Ashta Gupta, Lead India Analyst and Coordinator from the International Enegry Agency (IEA), addressed the difficulty to fully understand the complexity of these barriers. It is crucial to address them in order to create a more equitable and supportive environment, especially in the clean energy workforce. Despite these barriers, Gupta encouraged women to speak up and find opportunities for growth and learning. Additionally, the importance of mentoring within organizations was highlighted as a way to support women and help them progress in their careers.

Jennifer Holmgren, CEO of LanzaTech, shared her personal journey of overcoming societal expectations as a woman in the STEM field. She emphasized the importance of having mentors to help women overcome barriers in their careers. The speaker also highlighted the need for women’s voices to be heard in meetings and for leaders to actively include them in discussions. Additionally, she suggested creating an environment where men can also be caregivers, addressing a common challenge faced by women. By taking these actions, the speaker believes that women can be empowered to step forward and achieve their goals.

Barbara Kauffmann, Director for Employment and Social Governance from the Directorate General for Employment, Social Affairs and Inclusion, European Commission, discussed the low representation of women in the energy sector. The lack of women in technical jobs is attributed to societal and cultural gender norms as well as narrow educational opportunities. Even when women possess the necessary skills, there are still hurdles such as gender biases in recruitment and promotion, leading to a lack of women in senior positions. To address these issues, the speaker called for equal pay, mentoring, and support for women, as well as efforts to close the gender gap in digital and green skills through policy initiatives.

Vibha Dhawan, Director General, TERI, discussed the responsibility of society to address the needs of women. She highlighted the lack of woman-centric development in various sectors, such as agriculture and transportation, which limits women’s participation and decision-making. The speaker emphasized the importance of education and economic empowerment for women and suggested that schemes and initiatives should be designed to be woman centric. She also mentioned the need for mass awareness and incentives, such as carbon credits, to encourage women to use cleaner fuel and improve their overall well-being.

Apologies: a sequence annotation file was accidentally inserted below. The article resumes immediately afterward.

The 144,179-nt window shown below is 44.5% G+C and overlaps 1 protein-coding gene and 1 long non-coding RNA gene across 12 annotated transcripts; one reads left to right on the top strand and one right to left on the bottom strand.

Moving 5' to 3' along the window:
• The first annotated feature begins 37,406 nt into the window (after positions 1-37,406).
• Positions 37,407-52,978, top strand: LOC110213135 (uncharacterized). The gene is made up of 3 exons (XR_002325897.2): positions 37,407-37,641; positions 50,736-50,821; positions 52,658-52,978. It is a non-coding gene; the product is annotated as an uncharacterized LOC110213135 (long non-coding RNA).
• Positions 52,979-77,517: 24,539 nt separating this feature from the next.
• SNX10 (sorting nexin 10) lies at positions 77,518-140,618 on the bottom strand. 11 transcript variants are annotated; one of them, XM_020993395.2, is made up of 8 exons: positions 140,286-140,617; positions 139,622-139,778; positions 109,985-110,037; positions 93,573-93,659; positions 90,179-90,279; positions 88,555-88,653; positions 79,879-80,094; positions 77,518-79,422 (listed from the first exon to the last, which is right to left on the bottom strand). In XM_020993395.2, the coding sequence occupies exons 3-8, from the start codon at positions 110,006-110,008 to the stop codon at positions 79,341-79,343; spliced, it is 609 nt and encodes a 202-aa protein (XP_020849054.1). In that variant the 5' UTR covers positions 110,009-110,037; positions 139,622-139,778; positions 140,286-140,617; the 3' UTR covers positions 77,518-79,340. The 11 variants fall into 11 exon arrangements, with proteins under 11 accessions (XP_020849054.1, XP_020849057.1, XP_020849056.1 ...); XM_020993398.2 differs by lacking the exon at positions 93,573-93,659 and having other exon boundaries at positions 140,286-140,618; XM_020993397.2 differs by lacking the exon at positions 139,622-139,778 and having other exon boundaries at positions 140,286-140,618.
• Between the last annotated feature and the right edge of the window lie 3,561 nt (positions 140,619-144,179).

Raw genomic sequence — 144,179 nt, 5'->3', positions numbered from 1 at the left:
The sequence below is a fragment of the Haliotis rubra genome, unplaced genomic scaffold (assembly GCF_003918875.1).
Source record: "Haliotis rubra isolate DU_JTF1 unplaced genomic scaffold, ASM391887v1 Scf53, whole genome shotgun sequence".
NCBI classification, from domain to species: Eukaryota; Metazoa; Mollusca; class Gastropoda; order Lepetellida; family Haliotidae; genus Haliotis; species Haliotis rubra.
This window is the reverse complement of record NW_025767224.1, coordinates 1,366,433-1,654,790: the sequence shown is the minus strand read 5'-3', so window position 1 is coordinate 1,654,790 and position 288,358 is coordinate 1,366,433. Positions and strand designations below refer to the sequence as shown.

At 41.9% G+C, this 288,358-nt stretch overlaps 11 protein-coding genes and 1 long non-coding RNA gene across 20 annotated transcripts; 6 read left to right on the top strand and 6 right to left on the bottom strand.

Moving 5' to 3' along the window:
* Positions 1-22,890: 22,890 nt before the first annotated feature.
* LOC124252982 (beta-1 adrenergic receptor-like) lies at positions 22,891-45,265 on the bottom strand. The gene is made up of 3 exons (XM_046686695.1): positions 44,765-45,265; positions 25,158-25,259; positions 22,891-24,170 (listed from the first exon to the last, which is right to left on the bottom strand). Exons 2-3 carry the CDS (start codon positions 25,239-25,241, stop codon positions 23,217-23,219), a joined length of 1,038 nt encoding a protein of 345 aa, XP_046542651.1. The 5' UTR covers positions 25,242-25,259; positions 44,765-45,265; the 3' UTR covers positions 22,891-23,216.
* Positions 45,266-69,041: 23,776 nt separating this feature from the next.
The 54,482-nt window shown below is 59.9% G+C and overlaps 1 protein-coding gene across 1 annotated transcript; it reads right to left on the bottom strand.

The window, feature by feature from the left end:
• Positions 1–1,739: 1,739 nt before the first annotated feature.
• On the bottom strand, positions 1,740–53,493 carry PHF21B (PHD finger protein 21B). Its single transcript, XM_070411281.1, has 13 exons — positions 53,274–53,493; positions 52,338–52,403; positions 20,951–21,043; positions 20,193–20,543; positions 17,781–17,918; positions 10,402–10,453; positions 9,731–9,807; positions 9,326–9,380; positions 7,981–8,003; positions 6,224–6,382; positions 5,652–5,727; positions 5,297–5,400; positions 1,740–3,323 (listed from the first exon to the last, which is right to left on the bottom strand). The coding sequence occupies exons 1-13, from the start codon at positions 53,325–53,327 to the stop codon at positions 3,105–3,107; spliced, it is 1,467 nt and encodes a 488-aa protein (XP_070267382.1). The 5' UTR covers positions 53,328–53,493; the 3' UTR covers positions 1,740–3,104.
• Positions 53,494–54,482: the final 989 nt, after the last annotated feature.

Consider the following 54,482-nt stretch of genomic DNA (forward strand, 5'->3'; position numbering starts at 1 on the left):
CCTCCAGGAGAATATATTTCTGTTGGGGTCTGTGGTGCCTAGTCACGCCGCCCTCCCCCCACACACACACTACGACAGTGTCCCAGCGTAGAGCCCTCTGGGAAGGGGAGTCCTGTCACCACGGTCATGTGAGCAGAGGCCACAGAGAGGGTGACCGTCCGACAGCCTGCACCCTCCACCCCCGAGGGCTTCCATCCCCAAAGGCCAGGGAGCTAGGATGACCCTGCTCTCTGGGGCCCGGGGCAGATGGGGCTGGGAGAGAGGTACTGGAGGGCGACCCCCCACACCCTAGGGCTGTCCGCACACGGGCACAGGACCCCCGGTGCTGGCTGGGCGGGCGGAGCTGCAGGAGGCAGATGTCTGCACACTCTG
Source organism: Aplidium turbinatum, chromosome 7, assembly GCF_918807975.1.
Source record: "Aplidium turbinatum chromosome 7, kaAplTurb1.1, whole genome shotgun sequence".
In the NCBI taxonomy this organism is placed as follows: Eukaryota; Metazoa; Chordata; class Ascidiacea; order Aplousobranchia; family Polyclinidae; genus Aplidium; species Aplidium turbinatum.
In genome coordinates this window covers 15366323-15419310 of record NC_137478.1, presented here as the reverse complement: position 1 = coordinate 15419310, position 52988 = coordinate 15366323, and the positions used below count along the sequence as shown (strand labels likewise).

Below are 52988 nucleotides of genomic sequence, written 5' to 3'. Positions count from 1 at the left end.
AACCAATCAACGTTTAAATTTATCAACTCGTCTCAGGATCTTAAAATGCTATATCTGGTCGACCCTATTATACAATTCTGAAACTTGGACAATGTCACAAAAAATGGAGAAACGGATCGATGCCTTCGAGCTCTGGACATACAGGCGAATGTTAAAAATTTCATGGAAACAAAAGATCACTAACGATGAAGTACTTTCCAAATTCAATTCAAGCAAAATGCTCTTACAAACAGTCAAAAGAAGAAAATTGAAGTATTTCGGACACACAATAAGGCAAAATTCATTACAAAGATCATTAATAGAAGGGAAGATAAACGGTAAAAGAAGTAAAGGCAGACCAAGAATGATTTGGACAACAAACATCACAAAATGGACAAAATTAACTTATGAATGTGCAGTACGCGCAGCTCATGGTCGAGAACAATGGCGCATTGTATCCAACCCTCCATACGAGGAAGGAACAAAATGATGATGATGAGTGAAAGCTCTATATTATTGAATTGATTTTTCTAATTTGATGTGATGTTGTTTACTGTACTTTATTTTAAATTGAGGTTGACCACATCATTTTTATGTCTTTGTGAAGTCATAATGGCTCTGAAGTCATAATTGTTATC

The panel concluded with appreciation for the speakers’ inspiring personal stories and a call for intention in promoting women.

Jean-Fancois Gagné, New Head of the Clean Energy Ministerial Secretariat, emphasized the importance of inclusivity and gender equity in the workforce, stating that energy transition requires a qualified and talented workforce. Gagné also acknowledged the role of men in driving gender equality and express pride in their own role as a father, sharing that their daughter is pursuing aerospace engineering. Overall, the significance of Canada’s leadership and the need for inclusivity and gender equity in achieving successful energy transitions was highlighted.

Frank Des Rosiers, Assistant Deputy Minister Natural Resources Canada, stated that Canada has made commitments to gender parity in its government, with a significant number of female executives and cabinet members. The government has also implemented initiatives such as affordable childcare and gender-based analysis in policies and programs. Through these efforts, Canada aims to create a difference across various sectors and promote equality. Rosiers discussed the launch of the Equal by 30 Campaign, which aims to address the significant gender gap in the energy space. The campaign has gathered close to 200 signatories, including G7 countries, sub-national governments, private sector firms, NGOs, and youth organizations. Each signatory has committed to their own targets and objectives to drive progress forward. The campaign not only sets targets but also encourages dialogue, webinars, conferences, and in-person events to share experiences and ideas.

Anita Gupta, Head and Adviser, Climate Change and Clean Energy, Department of Science and Technology, Government of India, highlighted positive trends within the government of India, such as increased representation of women in leadership positions and efforts to address the leaky pipeline issue in STEM careers. The government has implemented programs aimed at promoting women in science and engineering, as well as enhancing the participation of women in fields like engineering. Gupta also emphasized the contribution of female scientists and engineers to India’s recent moon mission and the success of women-led startups in industries like aerospace and healthcare. Furthermore, the government has implemented proactive policies, such as mandating at least one female director in certain companies and offers six months of maternity leave. The speaker concluded by emphasizing the importance of diversity in the evolving clean energy sector.